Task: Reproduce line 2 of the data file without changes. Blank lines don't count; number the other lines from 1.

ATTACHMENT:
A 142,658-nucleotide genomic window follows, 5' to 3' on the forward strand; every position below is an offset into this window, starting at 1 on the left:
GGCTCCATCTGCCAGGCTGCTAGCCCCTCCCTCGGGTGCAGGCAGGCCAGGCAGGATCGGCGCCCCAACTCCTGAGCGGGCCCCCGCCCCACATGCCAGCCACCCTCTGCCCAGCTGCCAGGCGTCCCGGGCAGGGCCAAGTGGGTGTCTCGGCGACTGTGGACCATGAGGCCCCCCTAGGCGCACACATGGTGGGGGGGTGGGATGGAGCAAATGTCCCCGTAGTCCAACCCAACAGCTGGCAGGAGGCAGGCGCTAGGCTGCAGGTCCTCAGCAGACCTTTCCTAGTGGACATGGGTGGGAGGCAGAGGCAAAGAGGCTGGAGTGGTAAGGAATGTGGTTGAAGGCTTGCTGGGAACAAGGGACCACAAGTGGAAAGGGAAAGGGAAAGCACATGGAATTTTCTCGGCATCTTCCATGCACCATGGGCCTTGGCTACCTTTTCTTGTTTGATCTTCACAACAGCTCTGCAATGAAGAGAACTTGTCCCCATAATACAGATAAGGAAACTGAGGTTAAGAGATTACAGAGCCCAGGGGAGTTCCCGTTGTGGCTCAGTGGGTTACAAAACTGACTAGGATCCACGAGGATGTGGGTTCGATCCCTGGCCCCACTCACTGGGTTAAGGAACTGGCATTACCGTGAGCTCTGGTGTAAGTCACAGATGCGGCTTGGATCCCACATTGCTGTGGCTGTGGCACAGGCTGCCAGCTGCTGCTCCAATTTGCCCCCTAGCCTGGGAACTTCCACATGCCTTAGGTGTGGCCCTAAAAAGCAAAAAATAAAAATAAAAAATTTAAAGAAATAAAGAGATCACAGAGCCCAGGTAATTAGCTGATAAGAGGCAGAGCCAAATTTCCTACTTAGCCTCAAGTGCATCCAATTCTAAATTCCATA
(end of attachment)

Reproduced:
GGCTCCATCTGCCAGGCTGCTAGCCCCTCCCTCGGGTGCAGGCAGGCCAGGCAGGATCGGCGCCCCAACTCCTGAGCGGGCCCCCGCCCCACATGCCAGCCACCCTCTGCCCAGCTGCCAGGCGTCCCGGGCAGGGCCAAGTGGGTGTCTCGGCGACTGTGGACCATGAGGCCCCCCTAGGCGCACACATGGTGGGGGGGTGGGATGGAGCAAATGTCCCCGTAGTCCAACCCAACAGCTGGCAGGAGGCAGGCGCTAGGCTGCAGGTCCTCAGCAGACCTTTCCTAGTGGACATGGGTGGGAGGCAGAGGCAAAGAGGCTGGAGTGGTAAGGAATGTGGTTGAAGGCTTGCTGGGAACAAGGGACCACAAGTGGAAAGGGAAAGGGAAAGCACATGGAATTTTCTCGGCATCTTCCATGCACCATGGGCCTTGGCTACCTTTTCTTGTTTGATCTTCACAACAGCTCTGCAATGAAGAGAACTTGTCCCCATAATACAGATAAGGAAACTGAGGTTAAGAGATTACAGAGCCCAGGGGAGTTCCCGTTGTGGCTCAGTGGGTTACAAAACTGACTAGGATCCACGAGGATGTGGGTTCGATCCCTGGCCCCACTCACTGGGTTAAGGAACTGGCATTACCGTGAGCTCTGGTGTAAGTCACAGATGCGGCTTGGATCCCACATTGCTGTGGCTGTGGCACAGGCTGCCAGCTGCTGCTCCAATTTGCCCCCTAGCCTGGGAACTTCCACATGCCTTAGGTGTGGCCCTAAAAAGCAAAAAATAAAAATAAAAAATTTAAAGAAATAAAGAGATCACAGAGCCCAGGTAATTAGCTGATAAGAGGCAGAGCCAAATTTCCTACTTAGCCTCAAGTGCATCCAATTCTAAATTCCATA